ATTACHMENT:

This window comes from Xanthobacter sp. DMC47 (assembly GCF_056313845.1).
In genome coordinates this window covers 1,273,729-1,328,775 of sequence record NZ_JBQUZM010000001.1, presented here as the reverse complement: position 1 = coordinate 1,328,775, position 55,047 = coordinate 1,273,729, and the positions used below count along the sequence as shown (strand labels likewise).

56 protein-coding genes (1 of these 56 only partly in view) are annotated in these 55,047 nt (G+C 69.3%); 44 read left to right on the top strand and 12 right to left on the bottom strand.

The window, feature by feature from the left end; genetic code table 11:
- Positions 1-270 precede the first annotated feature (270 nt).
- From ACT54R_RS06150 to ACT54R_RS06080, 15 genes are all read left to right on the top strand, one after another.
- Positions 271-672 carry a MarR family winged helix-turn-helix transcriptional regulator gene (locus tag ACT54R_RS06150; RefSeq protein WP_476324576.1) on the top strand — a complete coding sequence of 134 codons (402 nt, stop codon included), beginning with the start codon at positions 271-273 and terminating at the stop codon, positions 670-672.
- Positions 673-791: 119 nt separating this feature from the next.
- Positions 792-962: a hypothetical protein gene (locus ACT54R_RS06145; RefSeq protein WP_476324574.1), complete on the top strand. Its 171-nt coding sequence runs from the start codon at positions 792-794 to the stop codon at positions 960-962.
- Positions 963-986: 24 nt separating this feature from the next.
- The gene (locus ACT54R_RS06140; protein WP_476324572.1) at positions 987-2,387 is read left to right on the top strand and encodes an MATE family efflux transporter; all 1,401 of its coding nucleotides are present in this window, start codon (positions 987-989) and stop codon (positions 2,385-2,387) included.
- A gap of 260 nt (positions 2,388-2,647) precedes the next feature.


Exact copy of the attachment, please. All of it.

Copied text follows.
This window comes from Xanthobacter sp. DMC47 (assembly GCF_056313845.1).
In genome coordinates this window covers 1,273,729-1,328,775 of sequence record NZ_JBQUZM010000001.1, presented here as the reverse complement: position 1 = coordinate 1,328,775, position 55,047 = coordinate 1,273,729, and the positions used below count along the sequence as shown (strand labels likewise).

56 protein-coding genes (1 of these 56 only partly in view) are annotated in these 55,047 nt (G+C 69.3%); 44 read left to right on the top strand and 12 right to left on the bottom strand.

The window, feature by feature from the left end; genetic code table 11:
- Positions 1-270 precede the first annotated feature (270 nt).
- From ACT54R_RS06150 to ACT54R_RS06080, 15 genes are all read left to right on the top strand, one after another.
- Positions 271-672 carry a MarR family winged helix-turn-helix transcriptional regulator gene (locus tag ACT54R_RS06150; RefSeq protein WP_476324576.1) on the top strand — a complete coding sequence of 134 codons (402 nt, stop codon included), beginning with the start codon at positions 271-273 and terminating at the stop codon, positions 670-672.
- Positions 673-791: 119 nt separating this feature from the next.
- Positions 792-962: a hypothetical protein gene (locus ACT54R_RS06145; RefSeq protein WP_476324574.1), complete on the top strand. Its 171-nt coding sequence runs from the start codon at positions 792-794 to the stop codon at positions 960-962.
- Positions 963-986: 24 nt separating this feature from the next.
- The gene (locus ACT54R_RS06140; protein WP_476324572.1) at positions 987-2,387 is read left to right on the top strand and encodes an MATE family efflux transporter; all 1,401 of its coding nucleotides are present in this window, start codon (positions 987-989) and stop codon (positions 2,385-2,387) included.
- A gap of 260 nt (positions 2,388-2,647) precedes the next feature.